Saturday, November 07, 2009

Reedmace - an englyn

The frail aged reedmace at the pool's edge




velvet heads, beards of lace,




keepers of a threshold place




offer winter parting grace.

~~~


(See here for definition of englyn.  As always, on closer research, there is more to it than one initially supposed.  Lovers of the syllable count, give it a go, the Japanese don't have a monopoly.)

8 comments:

Barrett Bonden said...

Did you know this word before you set out? I can't keep up. Photoshop doesn't have the same cachet.

Lucy said...

BB - thank you my dear for giving me the opportunity to elaborate. I came across the form a while back browsing in the Poets' Manual and Rhyming Dictionary, as you do. I thought it might offer possibilities for epigrammatic nature verse to go with pictures, perhaps a bit more original and developed than the ubiquitous haiku. As I understood from that, it consists of 4 lines, of 10,6,7 and 7 syllables, rhyming, but with the rhyme established in the 6th syllable of the first line, then end-rhymed thereafter.

However, on seeking a link for a definition, I discover there is a multiplicity of different variations on it, and since it was originally Welsh/Cornish (so possibly even Breton), it probably doesn't even work in English anyway. But I'll have to find out more. I don't quite feel I've got the drop of it; I keep wanting to scan it in ways that the syllable count resists, yet something about the idea still appeals...

Crafty Green Poet said...

Gorgeous combination of photos and words, I'll look into the englyn in more detail, thanks for the link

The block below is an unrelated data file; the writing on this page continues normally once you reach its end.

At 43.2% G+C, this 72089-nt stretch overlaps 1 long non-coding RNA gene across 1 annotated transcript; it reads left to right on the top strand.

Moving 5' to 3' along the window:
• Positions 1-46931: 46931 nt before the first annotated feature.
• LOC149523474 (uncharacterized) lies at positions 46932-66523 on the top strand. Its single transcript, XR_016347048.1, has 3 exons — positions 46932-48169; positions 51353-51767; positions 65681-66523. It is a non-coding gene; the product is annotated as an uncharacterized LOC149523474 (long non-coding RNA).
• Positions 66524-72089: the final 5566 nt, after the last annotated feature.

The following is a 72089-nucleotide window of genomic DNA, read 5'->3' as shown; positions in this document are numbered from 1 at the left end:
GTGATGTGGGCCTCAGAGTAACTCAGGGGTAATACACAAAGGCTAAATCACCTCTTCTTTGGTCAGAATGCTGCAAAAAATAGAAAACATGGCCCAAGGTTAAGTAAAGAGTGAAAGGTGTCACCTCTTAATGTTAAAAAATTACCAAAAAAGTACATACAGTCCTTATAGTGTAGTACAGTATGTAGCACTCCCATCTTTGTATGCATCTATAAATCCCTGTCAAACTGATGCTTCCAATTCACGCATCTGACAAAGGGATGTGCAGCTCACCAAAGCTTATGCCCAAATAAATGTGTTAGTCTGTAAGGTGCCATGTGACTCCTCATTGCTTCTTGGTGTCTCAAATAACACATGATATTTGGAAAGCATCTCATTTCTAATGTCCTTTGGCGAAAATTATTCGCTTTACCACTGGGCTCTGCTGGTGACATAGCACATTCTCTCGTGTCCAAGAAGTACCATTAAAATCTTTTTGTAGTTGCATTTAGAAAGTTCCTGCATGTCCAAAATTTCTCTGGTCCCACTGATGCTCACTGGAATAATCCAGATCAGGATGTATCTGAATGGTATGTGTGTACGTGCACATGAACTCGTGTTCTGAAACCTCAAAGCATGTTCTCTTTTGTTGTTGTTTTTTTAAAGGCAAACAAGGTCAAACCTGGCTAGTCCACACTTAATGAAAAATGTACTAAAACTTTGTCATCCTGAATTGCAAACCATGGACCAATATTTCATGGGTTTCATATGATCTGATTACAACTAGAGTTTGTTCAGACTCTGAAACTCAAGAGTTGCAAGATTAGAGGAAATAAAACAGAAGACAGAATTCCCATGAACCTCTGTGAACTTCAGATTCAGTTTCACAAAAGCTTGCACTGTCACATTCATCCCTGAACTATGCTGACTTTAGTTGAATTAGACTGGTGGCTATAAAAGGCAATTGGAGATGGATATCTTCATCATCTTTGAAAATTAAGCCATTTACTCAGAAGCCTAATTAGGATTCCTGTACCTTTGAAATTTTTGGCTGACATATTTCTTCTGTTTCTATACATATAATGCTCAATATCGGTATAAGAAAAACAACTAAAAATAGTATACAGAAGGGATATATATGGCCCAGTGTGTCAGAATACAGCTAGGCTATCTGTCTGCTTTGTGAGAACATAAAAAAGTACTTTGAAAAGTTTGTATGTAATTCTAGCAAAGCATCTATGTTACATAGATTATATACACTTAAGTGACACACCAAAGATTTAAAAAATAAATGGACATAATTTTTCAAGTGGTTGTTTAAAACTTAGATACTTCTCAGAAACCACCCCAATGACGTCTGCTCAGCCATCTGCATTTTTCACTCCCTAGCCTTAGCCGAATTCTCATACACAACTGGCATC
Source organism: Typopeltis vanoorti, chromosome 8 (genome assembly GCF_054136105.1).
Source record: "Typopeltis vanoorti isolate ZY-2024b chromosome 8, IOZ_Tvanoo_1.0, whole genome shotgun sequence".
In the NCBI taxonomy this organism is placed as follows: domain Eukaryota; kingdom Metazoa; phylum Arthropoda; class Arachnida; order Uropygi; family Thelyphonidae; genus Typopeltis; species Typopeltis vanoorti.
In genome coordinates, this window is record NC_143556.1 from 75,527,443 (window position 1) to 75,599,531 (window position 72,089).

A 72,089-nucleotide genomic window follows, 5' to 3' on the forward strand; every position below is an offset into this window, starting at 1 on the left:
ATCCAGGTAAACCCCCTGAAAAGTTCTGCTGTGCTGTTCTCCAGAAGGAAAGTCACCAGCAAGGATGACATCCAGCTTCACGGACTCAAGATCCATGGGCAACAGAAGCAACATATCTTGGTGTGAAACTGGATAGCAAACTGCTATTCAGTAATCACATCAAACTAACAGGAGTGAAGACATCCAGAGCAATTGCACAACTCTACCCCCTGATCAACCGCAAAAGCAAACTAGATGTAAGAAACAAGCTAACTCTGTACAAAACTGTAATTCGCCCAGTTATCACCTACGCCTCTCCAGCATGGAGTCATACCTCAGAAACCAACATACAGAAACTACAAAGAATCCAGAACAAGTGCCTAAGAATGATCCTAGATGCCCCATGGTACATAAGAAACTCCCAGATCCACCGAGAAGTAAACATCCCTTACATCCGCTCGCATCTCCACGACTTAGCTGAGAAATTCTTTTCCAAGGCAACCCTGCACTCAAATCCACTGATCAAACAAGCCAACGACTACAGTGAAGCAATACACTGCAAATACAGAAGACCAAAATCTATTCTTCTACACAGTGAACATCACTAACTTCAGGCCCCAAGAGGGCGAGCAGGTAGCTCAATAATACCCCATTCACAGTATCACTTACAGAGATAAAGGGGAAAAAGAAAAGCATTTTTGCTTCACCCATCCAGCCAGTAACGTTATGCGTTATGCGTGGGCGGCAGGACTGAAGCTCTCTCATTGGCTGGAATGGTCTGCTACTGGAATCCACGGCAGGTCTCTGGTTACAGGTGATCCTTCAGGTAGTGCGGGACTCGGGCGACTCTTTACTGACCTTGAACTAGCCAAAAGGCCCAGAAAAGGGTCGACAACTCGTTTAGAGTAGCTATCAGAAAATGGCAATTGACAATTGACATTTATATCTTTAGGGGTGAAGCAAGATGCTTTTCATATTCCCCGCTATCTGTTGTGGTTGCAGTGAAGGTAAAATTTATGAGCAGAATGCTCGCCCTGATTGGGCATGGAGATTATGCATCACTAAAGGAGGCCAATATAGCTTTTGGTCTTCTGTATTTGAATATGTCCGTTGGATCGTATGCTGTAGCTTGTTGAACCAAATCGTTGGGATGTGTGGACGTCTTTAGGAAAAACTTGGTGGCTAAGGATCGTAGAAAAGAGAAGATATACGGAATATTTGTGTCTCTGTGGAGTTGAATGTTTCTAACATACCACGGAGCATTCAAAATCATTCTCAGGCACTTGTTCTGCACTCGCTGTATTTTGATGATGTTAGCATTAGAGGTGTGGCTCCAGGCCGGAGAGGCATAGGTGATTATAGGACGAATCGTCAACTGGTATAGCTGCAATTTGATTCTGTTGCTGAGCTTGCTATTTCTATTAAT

Barrett Bonden said...

My bailiwick is... so small. A Shakespearean sonnet tests me to destruction and the only Miltonian sonnet I tried took me to that borne... well, you know the rest of that. Plutarch recommended Brewer's "Art of versification and the technicalities of poetry" which I bought for its no-nonsense title. But it was like being handed a new textbook at school; nervously you scan the early pages which can be likened to the Chilterns of difficulty; then to terrify yourself you take a look at the last page where it's wall-to-wall Himalayas. The verse forms in Brewer got more and more repressive and I decided I'd make do with sonnets and, after that when my mind goes, limericks. Yet here you are coming up with something even Brewer was unaware of. I'm completely bouleversé by "but with the rhyme established in the 6th syllable of the first line, then end-rhymed thereafter."

Am a third the way through "The discovery of France" and that, at least, I can grapple with. Thanks and good luck.

Plutarch said...

Having produced a sestina I think I may draw the line at englyns, but thanks for the introduction. Yours is lovely to read and the mace to look at. I like the way you come across a poetic form and immediatley put it to the test.

Sheila said...

I'm just going to keep calling it cattail, as we always have over on this side of the ocean....These are great pictures!

Rouchswalwe said...

Black-a-vised hearty wort, aromatic
hops and roasted malts flirt
the bubbles sing in concert
with the brewster from Frankfurt.

Lucy said...

Thanks visitiors!

Cattail is good. What they aren't, of course, is bullrushes, and Moses wasn't found in them!

R - that's fabulous! And I love that you're a brewster, as women bakers were baxters...